This weekend I took a trip to St. Augustine with the USF chapter of the National Political Science Honor Society. This year is the 500th anniversary of Juan Ponce de Leon’s landing in Florida. Our faculty advisor, Distinguished Professor of Political Science and über Florida political analyst Dr. Susan MacManus, chose America’s oldest city as the destination for our annual chapter trip. St. Augustine was not an arbitrary choice. Dr. MacManus intended for us to recognize the connection between Florida’s Spanish history and the increasing importance of the Latino vote in the Sunshine State as well as nation wide. We weren’t twenty minutes in to our first history lesson at the Spanish Military Hospital when I was reminded that Dr. MacManus is, in fact, brilliant.
Oranges. I love oranges. I love them in the morning; I think they’re just great. I love them as a snack and on my license plate. State flower? The orange blossom. Top crop in Florida? Oranges. In fact, 62% of oranges produced in America come from our beloved state. Now, I’m sure that many will not be surprised to hear this, but my head nearly exploded when I learned that oranges are not native to Florida.
The Spanish provided us with our cash crop, our claim to fame, the tasty elixir we offer tourists upon their arrival at our state welcome centers. Oranges, much like most Americans, are an import. And not just any import, an import from Spanish speakers with a Latin culture. This is the history of Florida…from day one.
The 2012 presidential elections saw Latinos make up a healthy 17% of the electorate in Florida, up from 14% in 2008. As evidenced by the republican party’s recent softening on immigration policy, it’s pretty much universally agreed that this trend will continue. From a purely political standpoint, it may be an effective messaging strategy for both parties to acknowledge that Latin culture is inherently American.
American history is an amalgam of Indian, Spanish, British, Dutch, and a litany of other national and cultural histories. Most Americans acknowledge this, and those that do not risk doing so at their peril. The the most common arguments against progressive immigration policies such as pathways to citizenship are economic. Many are fearful of workforce competition in an ailing job market. Another concern is that immigrants will receive government benefits to which they are not entitled. The values based arguments often involve the language barrier or a failure to assimilate in to American culture. As a values-based argument, celebration of Latin culture as distinctly American could be a strategy for cultivating support for progressive immigration policies.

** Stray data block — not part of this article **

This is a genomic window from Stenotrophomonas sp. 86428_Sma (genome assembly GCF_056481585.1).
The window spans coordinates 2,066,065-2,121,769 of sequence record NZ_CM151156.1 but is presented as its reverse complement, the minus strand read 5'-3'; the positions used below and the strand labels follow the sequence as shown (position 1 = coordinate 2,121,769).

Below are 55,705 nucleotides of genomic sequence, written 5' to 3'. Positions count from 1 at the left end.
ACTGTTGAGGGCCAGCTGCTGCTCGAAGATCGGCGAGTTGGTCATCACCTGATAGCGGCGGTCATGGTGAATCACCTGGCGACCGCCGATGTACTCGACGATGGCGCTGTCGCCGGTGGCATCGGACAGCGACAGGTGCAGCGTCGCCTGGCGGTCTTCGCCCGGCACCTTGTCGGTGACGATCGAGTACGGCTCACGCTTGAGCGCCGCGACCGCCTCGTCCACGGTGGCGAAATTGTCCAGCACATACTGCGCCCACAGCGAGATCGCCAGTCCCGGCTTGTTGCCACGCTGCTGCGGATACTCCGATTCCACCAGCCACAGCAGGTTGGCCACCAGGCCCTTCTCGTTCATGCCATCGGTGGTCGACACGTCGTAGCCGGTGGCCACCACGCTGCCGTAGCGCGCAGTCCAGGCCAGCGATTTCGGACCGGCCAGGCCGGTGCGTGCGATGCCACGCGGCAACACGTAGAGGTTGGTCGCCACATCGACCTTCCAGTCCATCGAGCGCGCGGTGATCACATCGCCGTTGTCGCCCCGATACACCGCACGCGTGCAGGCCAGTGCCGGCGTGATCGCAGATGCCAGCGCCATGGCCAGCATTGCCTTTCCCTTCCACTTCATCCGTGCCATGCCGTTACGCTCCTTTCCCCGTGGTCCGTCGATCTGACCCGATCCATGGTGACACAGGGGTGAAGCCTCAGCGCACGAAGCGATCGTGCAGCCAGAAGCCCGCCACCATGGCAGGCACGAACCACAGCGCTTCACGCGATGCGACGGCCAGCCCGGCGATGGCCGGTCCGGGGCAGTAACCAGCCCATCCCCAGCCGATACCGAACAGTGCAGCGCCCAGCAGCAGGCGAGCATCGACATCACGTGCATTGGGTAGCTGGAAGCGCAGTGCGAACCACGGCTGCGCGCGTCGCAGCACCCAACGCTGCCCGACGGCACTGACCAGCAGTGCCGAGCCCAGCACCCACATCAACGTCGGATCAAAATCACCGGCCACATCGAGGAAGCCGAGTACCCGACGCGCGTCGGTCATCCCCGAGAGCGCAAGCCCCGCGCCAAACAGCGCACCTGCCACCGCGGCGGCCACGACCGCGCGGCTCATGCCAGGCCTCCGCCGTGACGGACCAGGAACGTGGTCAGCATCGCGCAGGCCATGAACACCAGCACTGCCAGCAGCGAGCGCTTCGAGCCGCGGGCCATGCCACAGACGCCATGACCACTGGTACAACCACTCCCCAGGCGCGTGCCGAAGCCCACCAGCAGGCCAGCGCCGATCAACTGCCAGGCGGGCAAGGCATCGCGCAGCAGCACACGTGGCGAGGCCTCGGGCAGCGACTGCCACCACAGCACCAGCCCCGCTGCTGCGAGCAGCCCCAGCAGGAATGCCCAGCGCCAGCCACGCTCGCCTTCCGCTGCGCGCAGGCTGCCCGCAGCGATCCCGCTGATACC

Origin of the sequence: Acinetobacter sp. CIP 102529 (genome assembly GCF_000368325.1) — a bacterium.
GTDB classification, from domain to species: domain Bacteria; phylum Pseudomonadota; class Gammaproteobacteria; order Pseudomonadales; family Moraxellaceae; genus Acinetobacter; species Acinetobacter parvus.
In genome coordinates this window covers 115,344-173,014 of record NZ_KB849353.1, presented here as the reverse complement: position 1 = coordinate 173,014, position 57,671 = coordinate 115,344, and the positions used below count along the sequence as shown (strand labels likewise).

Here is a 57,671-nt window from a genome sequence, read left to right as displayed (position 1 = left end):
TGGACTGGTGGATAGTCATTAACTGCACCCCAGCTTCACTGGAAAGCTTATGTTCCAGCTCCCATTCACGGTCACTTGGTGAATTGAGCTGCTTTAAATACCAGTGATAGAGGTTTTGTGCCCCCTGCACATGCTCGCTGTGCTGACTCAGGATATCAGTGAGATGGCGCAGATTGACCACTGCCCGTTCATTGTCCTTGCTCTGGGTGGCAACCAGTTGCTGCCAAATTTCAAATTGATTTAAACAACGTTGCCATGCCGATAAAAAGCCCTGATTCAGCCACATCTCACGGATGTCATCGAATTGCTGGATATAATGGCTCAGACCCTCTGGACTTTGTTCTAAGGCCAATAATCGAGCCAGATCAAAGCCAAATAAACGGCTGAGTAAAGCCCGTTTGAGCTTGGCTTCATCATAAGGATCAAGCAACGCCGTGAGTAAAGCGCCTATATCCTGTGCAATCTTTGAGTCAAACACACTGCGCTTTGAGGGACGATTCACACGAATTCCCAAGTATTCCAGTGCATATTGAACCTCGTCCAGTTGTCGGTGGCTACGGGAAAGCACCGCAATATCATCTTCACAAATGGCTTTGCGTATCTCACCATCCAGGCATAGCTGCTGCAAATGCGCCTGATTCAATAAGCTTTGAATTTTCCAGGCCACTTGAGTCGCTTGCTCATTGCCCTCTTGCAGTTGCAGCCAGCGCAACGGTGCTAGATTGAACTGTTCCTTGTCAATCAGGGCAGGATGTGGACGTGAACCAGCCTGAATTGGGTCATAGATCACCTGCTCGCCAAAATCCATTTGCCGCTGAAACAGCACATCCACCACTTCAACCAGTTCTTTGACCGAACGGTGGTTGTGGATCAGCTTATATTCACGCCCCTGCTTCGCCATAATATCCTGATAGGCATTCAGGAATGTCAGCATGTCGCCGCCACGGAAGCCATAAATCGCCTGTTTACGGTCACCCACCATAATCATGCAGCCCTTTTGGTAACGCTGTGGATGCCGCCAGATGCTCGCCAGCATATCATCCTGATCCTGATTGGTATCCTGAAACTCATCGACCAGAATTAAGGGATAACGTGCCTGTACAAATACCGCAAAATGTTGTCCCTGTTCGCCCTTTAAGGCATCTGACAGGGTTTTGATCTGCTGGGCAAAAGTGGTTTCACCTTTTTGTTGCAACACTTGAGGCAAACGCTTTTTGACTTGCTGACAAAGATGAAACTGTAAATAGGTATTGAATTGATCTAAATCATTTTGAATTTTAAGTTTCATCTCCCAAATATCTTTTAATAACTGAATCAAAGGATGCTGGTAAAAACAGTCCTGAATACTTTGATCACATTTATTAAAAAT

The first Europeans to come to the Americas were not English speakers…they were Vikings. The first Europeans to settle in America were Spanish. Ponce de Leon’s expedition set sail from Cuba, a land that contributes greatly to the present day culture of South Florida. American cities from Sarasota to San Francisco bear Spanish names. This is the real America. All Americans share a kinship with Hispanic peoples and Spanish speakers. Any effort to garner the Latino vote while not alienating white voters must stand on this principle.
The concept of “the other” underlies apprehension regarding immigration. Many fear a dilution of American culture is the inevitable result of welcoming Latino immigrants. This fear can be turned on its head by highlighting Spanish contributions to American culture. These contributions are not small. Just ask an orange farmer.
Oranges! Undoubtably, a large portion of the $1.2 billion in Florida oranges sold every year are plucked from their branches by undocumented immigrants. Spanish speakers continue to nurture an industry so crucial to Florida’s economy, history, and culture that the state put the golden orb on our license plates. These people are not draining our economy, they are bolstering it. They are not diluting American culture, they are enriching it. They are not aliens, they are Floridians. They are Americans.